Business

Automotive

Car makers race into India— Delhi

Preface

Cross an Indian street and it probably won’t be news to you that car sales on the Subcontinent are booming here.

27 November 2009

Cross an Indian street and it probably won’t be news to you that car sales on the Subcontinent are booming here. Survive the crossing and it may be difficult to fathom that there are more on the way. While governments in North America and Europe have been raiding their treasuries to bail out their domestic motor industries, India has been quietly getting on with selling more cars than ever.

Car sales are predicted to triple over the next decade to some six million vehicles, making the country the hot destination for embattled car makers the world over. Korea’s Hyundai Motor Corporation says that in 2010 India will put more money into the company’s coffers than China. Meanwhile, Nissan, Renault, Toyota, Honda, General Motors, Ford, Volkswagen and Fiat are all lining up to get a slice of a market where sales jumped 34 per cent year on year in October.

The lion’s share of the local car market goes to small cars, which hold about 75 per cent of total sales. Cheap, fuel-efficient and more comfortable than the ubiquitous motor bikes and mopeds that buzz around India’s roads, small cars are increasingly popular with the country’s rising aspirational middle classes looking to purchase their first car and ditch the two-wheeler.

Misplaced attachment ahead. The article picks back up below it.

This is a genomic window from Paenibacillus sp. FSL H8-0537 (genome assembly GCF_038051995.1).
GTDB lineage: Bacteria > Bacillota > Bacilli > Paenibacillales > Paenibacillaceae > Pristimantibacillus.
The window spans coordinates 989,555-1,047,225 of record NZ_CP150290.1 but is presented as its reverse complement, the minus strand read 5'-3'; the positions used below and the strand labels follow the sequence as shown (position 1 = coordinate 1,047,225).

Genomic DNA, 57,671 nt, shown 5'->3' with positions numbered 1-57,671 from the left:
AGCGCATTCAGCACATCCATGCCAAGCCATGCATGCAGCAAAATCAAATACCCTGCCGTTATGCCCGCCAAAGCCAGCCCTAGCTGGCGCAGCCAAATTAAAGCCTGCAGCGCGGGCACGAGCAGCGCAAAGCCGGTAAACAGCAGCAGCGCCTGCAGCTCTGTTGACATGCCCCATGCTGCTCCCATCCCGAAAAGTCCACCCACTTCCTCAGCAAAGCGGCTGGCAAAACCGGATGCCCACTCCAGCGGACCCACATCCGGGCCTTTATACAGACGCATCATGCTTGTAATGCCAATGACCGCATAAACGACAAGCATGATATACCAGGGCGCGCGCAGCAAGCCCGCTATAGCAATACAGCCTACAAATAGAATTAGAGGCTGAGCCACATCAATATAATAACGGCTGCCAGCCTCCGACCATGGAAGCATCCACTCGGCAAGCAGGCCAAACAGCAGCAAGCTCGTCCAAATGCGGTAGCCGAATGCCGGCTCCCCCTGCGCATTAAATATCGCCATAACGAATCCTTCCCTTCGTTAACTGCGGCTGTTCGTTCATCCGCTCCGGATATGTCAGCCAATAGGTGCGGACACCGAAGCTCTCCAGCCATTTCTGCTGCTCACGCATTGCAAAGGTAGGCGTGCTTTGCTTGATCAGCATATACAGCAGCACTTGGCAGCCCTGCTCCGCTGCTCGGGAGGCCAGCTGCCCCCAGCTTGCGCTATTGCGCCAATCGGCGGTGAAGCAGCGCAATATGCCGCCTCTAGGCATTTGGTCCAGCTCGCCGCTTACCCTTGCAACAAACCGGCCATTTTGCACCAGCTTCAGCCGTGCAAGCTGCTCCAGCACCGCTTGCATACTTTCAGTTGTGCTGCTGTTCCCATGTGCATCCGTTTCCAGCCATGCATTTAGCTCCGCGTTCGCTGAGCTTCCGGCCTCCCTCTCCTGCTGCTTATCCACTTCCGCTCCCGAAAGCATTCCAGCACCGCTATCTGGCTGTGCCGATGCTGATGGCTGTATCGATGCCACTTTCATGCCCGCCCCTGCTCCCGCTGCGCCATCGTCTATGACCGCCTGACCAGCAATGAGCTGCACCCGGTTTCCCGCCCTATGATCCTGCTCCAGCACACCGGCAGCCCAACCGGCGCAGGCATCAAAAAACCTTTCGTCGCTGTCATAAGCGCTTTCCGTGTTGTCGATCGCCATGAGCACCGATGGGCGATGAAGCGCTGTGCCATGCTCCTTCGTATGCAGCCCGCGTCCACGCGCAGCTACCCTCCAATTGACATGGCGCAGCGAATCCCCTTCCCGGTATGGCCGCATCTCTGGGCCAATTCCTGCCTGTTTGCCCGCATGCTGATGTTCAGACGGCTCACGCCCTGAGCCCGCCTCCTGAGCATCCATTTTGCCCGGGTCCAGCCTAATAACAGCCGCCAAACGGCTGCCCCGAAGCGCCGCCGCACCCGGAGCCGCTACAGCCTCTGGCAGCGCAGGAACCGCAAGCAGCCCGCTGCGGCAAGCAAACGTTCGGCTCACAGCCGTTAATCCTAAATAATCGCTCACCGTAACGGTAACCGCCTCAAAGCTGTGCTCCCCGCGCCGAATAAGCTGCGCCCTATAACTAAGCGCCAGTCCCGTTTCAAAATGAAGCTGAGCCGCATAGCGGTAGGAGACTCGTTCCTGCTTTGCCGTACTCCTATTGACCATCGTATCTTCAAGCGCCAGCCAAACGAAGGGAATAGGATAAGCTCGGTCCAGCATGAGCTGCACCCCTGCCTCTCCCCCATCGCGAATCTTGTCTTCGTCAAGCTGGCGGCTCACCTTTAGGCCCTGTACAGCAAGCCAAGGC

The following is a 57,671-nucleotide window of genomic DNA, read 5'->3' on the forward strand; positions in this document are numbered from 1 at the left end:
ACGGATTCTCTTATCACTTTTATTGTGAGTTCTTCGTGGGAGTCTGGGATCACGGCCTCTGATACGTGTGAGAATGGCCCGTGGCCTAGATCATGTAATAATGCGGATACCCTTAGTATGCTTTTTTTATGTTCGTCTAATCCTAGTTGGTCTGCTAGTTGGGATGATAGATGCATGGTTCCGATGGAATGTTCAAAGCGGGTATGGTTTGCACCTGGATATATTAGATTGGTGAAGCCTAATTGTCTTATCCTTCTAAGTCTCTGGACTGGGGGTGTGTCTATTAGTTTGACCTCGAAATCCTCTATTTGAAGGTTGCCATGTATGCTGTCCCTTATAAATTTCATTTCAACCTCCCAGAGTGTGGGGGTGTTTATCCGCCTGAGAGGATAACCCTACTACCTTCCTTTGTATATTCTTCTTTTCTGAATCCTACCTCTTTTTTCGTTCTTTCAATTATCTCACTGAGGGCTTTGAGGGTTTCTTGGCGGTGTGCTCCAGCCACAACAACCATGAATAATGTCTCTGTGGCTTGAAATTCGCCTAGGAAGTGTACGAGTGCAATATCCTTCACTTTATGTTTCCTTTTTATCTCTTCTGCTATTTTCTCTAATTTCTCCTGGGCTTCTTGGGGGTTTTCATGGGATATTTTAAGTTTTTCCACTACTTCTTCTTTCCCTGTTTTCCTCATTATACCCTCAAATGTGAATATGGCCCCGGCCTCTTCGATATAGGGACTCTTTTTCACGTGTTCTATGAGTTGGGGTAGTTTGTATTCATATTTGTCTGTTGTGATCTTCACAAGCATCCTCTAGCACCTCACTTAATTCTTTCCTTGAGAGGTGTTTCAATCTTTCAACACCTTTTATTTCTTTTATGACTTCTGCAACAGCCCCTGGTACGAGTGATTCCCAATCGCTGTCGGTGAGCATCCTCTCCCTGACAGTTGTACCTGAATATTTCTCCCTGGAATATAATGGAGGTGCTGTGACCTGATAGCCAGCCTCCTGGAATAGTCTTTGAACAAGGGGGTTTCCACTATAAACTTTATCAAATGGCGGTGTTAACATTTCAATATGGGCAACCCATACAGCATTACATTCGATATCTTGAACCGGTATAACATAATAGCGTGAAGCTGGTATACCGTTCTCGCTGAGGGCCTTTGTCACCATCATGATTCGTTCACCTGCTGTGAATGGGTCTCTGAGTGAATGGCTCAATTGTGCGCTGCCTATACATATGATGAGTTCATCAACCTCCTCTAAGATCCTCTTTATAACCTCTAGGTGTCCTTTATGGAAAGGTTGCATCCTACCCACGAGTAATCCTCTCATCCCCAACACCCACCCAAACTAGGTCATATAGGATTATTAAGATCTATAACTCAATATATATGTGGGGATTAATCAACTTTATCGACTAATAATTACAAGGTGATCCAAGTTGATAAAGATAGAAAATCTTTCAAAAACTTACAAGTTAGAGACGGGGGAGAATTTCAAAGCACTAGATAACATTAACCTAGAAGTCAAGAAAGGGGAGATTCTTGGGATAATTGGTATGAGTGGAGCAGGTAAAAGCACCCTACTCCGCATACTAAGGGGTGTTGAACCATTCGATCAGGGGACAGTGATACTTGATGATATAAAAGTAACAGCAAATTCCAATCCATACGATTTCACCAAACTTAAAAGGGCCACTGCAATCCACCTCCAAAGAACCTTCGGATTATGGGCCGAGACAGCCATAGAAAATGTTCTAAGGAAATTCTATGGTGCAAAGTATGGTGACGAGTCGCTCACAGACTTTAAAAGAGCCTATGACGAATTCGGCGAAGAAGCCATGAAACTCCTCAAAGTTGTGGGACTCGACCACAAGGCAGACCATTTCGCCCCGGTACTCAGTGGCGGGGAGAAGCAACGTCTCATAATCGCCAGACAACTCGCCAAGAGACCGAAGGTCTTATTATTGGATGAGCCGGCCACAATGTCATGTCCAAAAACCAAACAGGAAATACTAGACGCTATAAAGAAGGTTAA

“The main consideration is price,” says P Balendran, General Motors India’s vice president of corporate affairs. “It’s the affordability of small cars that makes them so attractive. Small cars here are generally priced between $2,500 and $3,000 [€1,700 and €2,000].” Indian carmaker Tata Motors grabbed headlines early this year with the launch of its Nano minicar, which was billed as the Indian people’s car and went on sale for 115,000 rupees, or about €1,600. Spurred by the success of the Nano, local and international car makers are planning similar moves, with at least seven small cars set to hit India’s roads over the next two years.

Hyundai Motor India and Fiat India are both working on small cars designed specifically for the Indian market. Honda is doing likewise and says it is due to have its offering – codenamed 2CV – in Indian showrooms by 2011.

Meanwhile, Nissan-Renault has teamed up with Indian carmaker Bajaj Auto to get a low-cost small car on the roads in 2012. US firms General Motors and Ford are expected to have their small car servings – the Beat and the Figo, respectively – out the door shortly. Keen to join in the party, Volkswagen will be bringing its Polo car to India in early 2010.

Meanwhile, companies supplying parts for the Nano are reaping the rewards as the international contingent signs them up to produce parts for their own small cars, which are being manufactured at locations around the country. It is all combining to turn India into a 21st Century Detroit making small cars adapted to Indian market — which means cheap and tough, according to GM’s Balendran. “The price makes it Indian, as does the fuel efficiency. The infrastructure, the roads, here are not so good.”

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